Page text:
Friday, May 30, 2008


The snow has melted, and the Mackenzie River, the one I had walked on a month ago, is now flowing clear. I’m mourning the end of my time here. Last week, the community band that I’ve been a part of for the past year performed at a coffeehouse held in the high school foyer. After playing our set, I sat down amidst the spectators, amidst the faces of people in this town – faces of friends who had come to support me (despite my pathetic attempts at dissuasion), faces of colleagues, of young joyful children whom I’d seen grow from infancy. I thought to myself, This is it, the last coffeehouse, and my heart filled with an emptiness so vast that I was swallowed up whole. All of a sudden, I felt I had lost something so vital, so precious, that my throat tightened and I had to gasp for breath.

One day this week, my friend and I walked along Mackenzie Road, the main thoroughfare in this little town, and we took our cameras along out into the warm spring air. It was ten in the evening, and the brilliant northern sun beat down on us. It felt completely surreal, an absolute carnivalization of the familiar, as though we were seeing the town for the very first time again. I wanted to take it all in, to capture the warmth, the masses of pussy willow along the roadside, the dusty gold that swirled around us, but alas, I was saddened by the inadequacies of the camera lens to fully record those moments and emotions. Moreover, the inadequacies of time, of the eyes and mind, were too much to bear. I knew that those real, concrete, indescribable moments would fade, become memories that start at first in vibrant Technicolor, and gradually recede into a bland greyness. And it broke my heart to realize that.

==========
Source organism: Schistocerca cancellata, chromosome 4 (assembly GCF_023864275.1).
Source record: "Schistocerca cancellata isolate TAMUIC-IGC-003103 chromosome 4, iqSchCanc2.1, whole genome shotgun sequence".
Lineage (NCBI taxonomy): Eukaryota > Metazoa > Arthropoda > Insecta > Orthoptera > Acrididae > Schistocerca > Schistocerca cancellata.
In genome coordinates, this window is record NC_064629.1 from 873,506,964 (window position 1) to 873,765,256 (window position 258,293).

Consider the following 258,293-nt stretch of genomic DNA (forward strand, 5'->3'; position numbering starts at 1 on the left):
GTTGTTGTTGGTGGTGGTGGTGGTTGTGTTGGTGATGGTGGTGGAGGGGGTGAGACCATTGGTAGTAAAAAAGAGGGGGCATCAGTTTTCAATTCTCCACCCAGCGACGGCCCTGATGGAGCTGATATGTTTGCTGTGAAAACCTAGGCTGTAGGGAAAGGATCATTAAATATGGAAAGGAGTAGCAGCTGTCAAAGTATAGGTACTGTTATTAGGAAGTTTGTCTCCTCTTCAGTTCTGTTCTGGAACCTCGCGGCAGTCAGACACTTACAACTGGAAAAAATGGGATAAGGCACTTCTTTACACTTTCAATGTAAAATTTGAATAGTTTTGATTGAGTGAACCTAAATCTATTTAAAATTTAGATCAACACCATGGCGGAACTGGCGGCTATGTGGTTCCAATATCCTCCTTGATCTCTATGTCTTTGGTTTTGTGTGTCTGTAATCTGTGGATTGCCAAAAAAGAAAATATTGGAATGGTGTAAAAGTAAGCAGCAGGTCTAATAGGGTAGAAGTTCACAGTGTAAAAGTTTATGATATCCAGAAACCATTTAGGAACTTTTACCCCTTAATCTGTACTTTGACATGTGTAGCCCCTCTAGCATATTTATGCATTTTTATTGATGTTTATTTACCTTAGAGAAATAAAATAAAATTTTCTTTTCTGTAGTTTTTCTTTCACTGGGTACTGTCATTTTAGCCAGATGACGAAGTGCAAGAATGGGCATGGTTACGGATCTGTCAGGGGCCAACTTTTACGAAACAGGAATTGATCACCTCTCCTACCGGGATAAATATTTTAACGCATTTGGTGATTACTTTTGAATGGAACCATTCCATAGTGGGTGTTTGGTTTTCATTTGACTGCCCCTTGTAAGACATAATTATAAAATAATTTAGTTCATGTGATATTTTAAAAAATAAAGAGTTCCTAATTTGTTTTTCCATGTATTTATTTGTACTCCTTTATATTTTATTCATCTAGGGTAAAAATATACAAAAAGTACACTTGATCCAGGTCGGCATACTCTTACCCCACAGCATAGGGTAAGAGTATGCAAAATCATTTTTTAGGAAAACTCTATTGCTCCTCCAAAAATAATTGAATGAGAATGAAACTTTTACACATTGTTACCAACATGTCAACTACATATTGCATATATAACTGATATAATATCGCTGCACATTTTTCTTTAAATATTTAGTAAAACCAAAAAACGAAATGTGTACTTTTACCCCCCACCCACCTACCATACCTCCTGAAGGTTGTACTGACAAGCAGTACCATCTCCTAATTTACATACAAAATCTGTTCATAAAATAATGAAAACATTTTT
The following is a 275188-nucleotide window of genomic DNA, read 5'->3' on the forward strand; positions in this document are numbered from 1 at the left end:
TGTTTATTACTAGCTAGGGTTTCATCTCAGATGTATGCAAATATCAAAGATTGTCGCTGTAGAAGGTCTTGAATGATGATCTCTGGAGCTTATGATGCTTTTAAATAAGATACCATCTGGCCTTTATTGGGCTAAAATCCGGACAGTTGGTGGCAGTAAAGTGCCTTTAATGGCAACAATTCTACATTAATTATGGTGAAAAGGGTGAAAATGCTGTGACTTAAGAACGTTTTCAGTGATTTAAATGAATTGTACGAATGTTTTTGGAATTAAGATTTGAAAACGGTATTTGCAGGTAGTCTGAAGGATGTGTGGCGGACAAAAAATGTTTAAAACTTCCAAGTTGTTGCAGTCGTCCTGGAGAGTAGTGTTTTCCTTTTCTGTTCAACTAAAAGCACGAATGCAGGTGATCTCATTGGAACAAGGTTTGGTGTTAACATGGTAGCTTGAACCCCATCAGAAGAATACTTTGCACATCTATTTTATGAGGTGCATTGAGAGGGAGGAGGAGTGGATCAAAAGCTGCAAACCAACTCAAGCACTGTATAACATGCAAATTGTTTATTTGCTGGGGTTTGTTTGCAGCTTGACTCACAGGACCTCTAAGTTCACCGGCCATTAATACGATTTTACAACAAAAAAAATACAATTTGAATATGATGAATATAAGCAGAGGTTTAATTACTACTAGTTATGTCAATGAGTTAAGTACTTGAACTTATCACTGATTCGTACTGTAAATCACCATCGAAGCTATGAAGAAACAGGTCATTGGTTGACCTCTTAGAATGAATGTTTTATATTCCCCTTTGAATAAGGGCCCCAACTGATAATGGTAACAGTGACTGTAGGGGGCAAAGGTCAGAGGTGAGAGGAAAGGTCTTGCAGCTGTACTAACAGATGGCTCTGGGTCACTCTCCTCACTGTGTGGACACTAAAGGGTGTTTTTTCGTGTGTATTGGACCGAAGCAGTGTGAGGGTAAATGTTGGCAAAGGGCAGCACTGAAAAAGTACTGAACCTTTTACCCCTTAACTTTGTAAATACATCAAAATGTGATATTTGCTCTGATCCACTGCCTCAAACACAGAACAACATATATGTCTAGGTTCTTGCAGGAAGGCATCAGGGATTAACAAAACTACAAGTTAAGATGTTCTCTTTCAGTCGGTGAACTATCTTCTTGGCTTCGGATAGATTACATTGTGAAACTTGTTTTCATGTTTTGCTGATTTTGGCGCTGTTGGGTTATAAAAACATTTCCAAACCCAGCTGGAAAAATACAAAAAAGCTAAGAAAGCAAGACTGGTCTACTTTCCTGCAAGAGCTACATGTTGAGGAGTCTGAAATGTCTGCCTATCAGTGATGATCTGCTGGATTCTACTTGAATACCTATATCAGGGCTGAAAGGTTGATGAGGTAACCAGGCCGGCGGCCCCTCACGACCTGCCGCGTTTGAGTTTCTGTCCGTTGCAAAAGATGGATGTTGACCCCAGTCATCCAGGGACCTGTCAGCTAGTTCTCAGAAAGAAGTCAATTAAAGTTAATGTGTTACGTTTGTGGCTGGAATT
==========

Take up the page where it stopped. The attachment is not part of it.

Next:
In a month, my work here will be officially over, and I’ll be in the process of packing up the house. It’s been hard to write about my decision to leave Inuvik, harder yet to make the actual preparations for departure. I had a new student this week, and after the initial introductions, after I told her that I had grown up in Vancouver but had been living here for the past five years, she said, “So this is your hometown.” Yes, my girl, this is still my hometown, for the next month and a half. And I’m trying my hardest to will my heart to save room for this town forever.

Here are those imperfect pictures of my town, taken a few days ago on that gorgeous, perfect spring evening:

"Smartie-box" rowhouses

By the visitor centre

On Mackenzie Road

The A-frame houses at one end of town

The Esso station, with the Mackenzie River behind it

On the road down to the river

First buds in spring!

Sir Alexander Mackenzie Elementary School

The Mackenzie River, with the last remnants of a long winter

No comments:

Post a Comment